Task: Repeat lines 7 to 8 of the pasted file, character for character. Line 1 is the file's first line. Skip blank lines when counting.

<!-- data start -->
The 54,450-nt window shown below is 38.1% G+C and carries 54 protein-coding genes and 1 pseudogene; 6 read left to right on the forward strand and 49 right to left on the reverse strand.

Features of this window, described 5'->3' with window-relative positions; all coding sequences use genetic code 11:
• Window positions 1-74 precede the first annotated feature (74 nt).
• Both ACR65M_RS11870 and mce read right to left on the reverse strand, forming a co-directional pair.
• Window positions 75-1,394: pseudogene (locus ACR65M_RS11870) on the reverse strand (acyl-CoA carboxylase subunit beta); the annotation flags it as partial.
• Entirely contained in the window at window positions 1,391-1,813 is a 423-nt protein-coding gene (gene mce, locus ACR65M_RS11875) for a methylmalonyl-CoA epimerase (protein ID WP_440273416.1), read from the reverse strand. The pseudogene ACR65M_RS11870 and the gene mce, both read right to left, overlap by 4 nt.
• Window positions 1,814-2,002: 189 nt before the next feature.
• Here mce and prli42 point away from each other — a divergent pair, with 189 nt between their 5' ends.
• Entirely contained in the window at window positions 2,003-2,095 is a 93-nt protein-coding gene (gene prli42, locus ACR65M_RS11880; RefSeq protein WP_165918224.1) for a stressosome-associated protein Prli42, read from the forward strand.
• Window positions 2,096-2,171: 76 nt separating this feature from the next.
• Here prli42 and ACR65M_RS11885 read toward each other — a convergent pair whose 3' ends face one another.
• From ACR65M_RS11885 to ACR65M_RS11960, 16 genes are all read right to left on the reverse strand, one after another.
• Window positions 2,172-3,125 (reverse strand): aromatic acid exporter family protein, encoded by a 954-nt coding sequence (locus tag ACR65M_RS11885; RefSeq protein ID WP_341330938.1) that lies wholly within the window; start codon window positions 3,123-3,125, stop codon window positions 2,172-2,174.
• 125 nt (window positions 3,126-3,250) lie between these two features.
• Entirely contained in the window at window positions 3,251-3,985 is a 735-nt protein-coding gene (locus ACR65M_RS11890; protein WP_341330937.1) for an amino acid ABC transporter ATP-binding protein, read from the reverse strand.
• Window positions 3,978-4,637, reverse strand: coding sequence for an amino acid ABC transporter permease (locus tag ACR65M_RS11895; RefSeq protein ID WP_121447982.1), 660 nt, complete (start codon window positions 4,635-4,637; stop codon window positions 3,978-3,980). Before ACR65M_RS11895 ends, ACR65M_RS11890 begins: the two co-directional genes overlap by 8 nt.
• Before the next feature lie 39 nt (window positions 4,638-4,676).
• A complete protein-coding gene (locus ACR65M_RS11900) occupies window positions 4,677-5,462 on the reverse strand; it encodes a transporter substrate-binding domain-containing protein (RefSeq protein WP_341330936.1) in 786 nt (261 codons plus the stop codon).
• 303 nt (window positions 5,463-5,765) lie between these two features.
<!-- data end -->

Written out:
• Window positions 1,814-2,002: 189 nt before the next feature.
• Here mce and prli42 point away from each other — a divergent pair, with 189 nt between their 5' ends.